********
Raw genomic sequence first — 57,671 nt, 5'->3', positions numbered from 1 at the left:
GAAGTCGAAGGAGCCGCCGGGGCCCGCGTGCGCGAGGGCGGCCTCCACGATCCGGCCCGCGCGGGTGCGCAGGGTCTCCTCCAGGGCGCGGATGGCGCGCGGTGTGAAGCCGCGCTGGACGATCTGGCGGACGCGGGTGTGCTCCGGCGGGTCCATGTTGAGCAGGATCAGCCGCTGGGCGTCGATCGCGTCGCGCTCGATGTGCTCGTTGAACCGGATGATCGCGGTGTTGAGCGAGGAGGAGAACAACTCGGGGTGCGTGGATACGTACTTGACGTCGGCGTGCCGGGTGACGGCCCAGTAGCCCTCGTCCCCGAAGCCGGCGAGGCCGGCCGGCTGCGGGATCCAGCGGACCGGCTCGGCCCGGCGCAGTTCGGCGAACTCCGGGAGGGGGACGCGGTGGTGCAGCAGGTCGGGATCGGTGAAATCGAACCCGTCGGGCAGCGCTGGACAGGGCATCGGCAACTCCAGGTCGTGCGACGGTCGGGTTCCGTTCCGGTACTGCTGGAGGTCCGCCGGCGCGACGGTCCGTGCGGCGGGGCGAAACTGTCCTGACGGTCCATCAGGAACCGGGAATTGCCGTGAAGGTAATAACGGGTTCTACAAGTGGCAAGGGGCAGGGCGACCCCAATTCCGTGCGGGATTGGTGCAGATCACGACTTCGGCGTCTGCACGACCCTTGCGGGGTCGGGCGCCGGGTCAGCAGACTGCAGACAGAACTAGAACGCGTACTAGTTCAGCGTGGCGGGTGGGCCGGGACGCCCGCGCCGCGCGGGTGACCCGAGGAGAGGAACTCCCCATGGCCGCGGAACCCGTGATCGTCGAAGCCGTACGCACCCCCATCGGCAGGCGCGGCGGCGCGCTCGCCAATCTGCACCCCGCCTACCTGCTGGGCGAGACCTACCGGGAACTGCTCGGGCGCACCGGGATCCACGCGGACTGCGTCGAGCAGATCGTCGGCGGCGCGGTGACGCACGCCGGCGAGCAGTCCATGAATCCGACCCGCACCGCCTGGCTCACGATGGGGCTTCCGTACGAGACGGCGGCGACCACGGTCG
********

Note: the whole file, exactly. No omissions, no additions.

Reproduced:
Raw genomic sequence first — 57,671 nt, 5'->3', positions numbered from 1 at the left:
GAAGTCGAAGGAGCCGCCGGGGCCCGCGTGCGCGAGGGCGGCCTCCACGATCCGGCCCGCGCGGGTGCGCAGGGTCTCCTCCAGGGCGCGGATGGCGCGCGGTGTGAAGCCGCGCTGGACGATCTGGCGGACGCGGGTGTGCTCCGGCGGGTCCATGTTGAGCAGGATCAGCCGCTGGGCGTCGATCGCGTCGCGCTCGATGTGCTCGTTGAACCGGATGATCGCGGTGTTGAGCGAGGAGGAGAACAACTCGGGGTGCGTGGATACGTACTTGACGTCGGCGTGCCGGGTGACGGCCCAGTAGCCCTCGTCCCCGAAGCCGGCGAGGCCGGCCGGCTGCGGGATCCAGCGGACCGGCTCGGCCCGGCGCAGTTCGGCGAACTCCGGGAGGGGGACGCGGTGGTGCAGCAGGTCGGGATCGGTGAAATCGAACCCGTCGGGCAGCGCTGGACAGGGCATCGGCAACTCCAGGTCGTGCGACGGTCGGGTTCCGTTCCGGTACTGCTGGAGGTCCGCCGGCGCGACGGTCCGTGCGGCGGGGCGAAACTGTCCTGACGGTCCATCAGGAACCGGGAATTGCCGTGAAGGTAATAACGGGTTCTACAAGTGGCAAGGGGCAGGGCGACCCCAATTCCGTGCGGGATTGGTGCAGATCACGACTTCGGCGTCTGCACGACCCTTGCGGGGTCGGGCGCCGGGTCAGCAGACTGCAGACAGAACTAGAACGCGTACTAGTTCAGCGTGGCGGGTGGGCCGGGACGCCCGCGCCGCGCGGGTGACCCGAGGAGAGGAACTCCCCATGGCCGCGGAACCCGTGATCGTCGAAGCCGTACGCACCCCCATCGGCAGGCGCGGCGGCGCGCTCGCCAATCTGCACCCCGCCTACCTGCTGGGCGAGACCTACCGGGAACTGCTCGGGCGCACCGGGATCCACGCGGACTGCGTCGAGCAGATCGTCGGCGGCGCGGTGACGCACGCCGGCGAGCAGTCCATGAATCCGACCCGCACCGCCTGGCTCACGATGGGGCTTCCGTACGAGACGGCGGCGACCACGGTCG